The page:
I'm in two minds about the recent trip, it wasn't the most successful trip, but there were a couple of nice images.
I've had a cold for the past few days and couldn't get up as early as I would have liked. In hindsight, I probably shouldn't have gone at all, but I'd had enough of being inside and wanted to get out into the countryside.
I knew that I was going to be late for the sunrise, a point that was really clear as the sky started to light up and I still had an hour to drive. Nevertheless I wanted to get out for a while and see a few Chamois.
Last time I was at Hohneck a saw a group of chamois further along the cliffs so I decided to try a new parking spot and walk from there along the cliff top towards Hotel Hohneck.
At the cliffs I saw a solitary chamois in the distance, presumably male as they tend to be alone, but I was hoping to see a group with young, so I carried on.
Further down the track I came across another one, it was just down the slope towards the cliff on a small patch of snow. The angle wasn't great so I slowly backed up out of sight and walked around to try to get a better angle for an image. I moved towards an outcrop of rocks, but it didn't matter where I stood I just couldn't get an angle that worked. I then noticed some people further up the track taking pictures, although it was a lot further away at least I would be able to get an image from there. As I was about to leave a movement caught in the corner of my eye made me freeze.
Through a small gap between the rocks of the outcrop, branches of some larger shrubs and long grass I could see the group that I had hoped to find. What I could actually see was parts of the group, and I mean literally parts of the group. I could see a head, a body, back leg but not a whole chamois and not the whole group.
Unfortunately they had seen me too and were starting to get fidgety, so I didn't have a great deal of time, luckily though the 100-400 has a narrow field of view so I was able to concentrate the image at least to a certain extent, through the gap. With all of the rocks, branches and grass I had to manually focus.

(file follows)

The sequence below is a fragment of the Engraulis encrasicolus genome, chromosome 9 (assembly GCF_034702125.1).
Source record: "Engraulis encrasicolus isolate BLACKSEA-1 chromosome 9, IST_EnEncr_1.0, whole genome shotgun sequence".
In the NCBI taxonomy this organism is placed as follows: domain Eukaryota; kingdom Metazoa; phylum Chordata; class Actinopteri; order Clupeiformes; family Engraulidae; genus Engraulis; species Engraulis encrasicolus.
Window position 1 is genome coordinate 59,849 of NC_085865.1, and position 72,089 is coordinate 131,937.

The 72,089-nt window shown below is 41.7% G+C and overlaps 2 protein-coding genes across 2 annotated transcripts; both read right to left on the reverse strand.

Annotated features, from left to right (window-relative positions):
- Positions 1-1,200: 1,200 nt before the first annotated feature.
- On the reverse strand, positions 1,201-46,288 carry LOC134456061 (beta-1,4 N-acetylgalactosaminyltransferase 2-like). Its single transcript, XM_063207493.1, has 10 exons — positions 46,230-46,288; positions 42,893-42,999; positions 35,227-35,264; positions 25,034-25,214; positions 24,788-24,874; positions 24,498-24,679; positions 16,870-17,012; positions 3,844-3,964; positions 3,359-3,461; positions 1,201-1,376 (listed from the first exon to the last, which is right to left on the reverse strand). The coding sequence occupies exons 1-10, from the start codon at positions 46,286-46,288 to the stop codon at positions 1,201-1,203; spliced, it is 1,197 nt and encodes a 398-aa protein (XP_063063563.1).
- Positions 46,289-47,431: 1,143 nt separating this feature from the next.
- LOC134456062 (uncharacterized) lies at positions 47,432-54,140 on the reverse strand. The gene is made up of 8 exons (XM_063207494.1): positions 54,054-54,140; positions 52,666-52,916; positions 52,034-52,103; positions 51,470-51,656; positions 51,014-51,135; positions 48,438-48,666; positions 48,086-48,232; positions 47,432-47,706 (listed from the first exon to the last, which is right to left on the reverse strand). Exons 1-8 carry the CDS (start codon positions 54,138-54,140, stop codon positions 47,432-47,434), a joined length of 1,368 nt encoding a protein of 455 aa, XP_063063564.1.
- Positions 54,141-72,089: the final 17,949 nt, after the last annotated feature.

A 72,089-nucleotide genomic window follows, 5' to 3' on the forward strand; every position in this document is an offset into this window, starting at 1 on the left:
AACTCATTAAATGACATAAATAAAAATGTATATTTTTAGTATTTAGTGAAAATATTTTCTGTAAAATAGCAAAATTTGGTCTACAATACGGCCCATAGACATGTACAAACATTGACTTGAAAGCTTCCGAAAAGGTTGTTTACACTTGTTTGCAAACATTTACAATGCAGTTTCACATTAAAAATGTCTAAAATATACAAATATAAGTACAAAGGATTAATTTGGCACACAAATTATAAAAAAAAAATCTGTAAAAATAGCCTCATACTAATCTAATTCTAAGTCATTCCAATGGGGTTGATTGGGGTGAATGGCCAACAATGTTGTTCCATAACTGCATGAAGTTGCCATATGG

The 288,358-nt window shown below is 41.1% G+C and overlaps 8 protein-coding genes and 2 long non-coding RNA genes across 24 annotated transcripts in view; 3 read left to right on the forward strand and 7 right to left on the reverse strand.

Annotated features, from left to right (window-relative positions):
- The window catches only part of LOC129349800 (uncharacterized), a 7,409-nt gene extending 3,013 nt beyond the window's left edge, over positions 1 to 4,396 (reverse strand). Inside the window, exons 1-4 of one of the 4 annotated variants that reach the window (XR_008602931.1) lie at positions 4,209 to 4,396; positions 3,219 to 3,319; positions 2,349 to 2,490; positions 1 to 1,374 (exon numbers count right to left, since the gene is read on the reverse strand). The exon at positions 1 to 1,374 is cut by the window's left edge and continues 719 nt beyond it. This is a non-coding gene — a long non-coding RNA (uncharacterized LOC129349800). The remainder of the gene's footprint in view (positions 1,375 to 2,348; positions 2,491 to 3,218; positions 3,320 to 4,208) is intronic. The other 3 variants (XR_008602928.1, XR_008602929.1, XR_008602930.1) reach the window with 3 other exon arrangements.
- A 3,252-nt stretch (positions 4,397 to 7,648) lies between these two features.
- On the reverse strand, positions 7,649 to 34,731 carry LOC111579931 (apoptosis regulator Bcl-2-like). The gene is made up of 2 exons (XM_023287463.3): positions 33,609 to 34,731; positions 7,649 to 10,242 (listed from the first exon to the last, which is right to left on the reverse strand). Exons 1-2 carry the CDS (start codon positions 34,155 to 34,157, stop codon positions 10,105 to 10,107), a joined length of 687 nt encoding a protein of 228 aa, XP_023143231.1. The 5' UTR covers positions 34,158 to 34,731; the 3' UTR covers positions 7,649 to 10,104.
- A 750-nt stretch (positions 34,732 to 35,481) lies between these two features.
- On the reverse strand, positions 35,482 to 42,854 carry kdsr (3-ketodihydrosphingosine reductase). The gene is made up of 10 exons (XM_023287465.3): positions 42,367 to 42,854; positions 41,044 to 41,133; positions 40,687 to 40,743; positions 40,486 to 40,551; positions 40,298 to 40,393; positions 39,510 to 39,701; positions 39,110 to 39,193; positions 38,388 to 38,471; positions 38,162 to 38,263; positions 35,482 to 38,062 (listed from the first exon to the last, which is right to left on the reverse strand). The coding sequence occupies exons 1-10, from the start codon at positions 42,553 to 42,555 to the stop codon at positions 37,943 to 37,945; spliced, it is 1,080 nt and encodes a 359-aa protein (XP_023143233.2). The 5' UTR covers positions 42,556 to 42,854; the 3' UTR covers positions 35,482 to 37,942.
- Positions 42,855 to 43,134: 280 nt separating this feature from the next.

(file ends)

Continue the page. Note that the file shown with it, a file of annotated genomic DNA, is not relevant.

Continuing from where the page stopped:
I managed to get four images that I like and considering that these four images were all shot handheld at 800mm and manually focused, I'm very happy with the results. I was using a 100-400mm with a x2 tele-converter.
As you'll notice there are actually five images, but the first two are the same with a different crop factor. The first is 16x10 in portrait, the next three with an ratio very close to the xpan ratio, I think that I'm still under the influence of the GFX-50s (damn that magnificent Fujifilm camera ;o). On that note, I would like to see what the 250mm with the 1.4x tele- converter could have done here). The last image of this group is a simple 1:1 square.
The reason for cropping the images and the variation in ratio is partly down to the situation of shooting through the gap (which you can see in the image above), and shooting handheld. I found that the branches and rocks around the side quite disturbing in some of them, but it is also especially in the xpan ratio, because I felt that it fit best to the images.
This last image from the group demonstrates the issues I had with shooting through this small gap with grass across the left side and a rock in the bottom right corner, but rather than show these obstacles as an issue they add another level to the image that would not be there without it. Something hidden, something discovered, silence, a glimpse of a stolen moment between a heartbeat.
Soon after the last shot, the herd moved down the cliff to a place that I couldn't see. I moved back away from the drop and took a moment to look through the images to see if I had anything. I was already quite hopeful from what I saw on the screen.
With my head down looking in the viewer, I didn't notice another photographer walking up to me. I can't speak French, so these meetings usually end with a few hand signals, a smile, a nod, and possibly a thumbs up. Although being close to the border there is a high chance that people speak two or more languages. This person was German, so we struggled though with him speaking High German and me a very rough mix of High German and Swiss German, with a tendency towards Swiss!
While we were sharing stories and experiences, a chamois came over the hill in to the field of yellow flowers behind us. There was some expectation that the rest of the herd I'd just seen would follow but unfortunately this wasn't the case.
We also exchanged websites, so if you have a moment please go and check out his site too www.naturfotografie-waltermann.de and be sure to check out the Greifvögel section.
I've included the last image to show that the forecasts aren't always correct. According to the forecast at this time it was meant to be complete cloud cover and rain. When I was leaving it an hour later, there were storm clouds gathering, but if I'd have believed the forecast I may not have been sat here enjoying the fantastic view.
Aren't Mondays wonderful.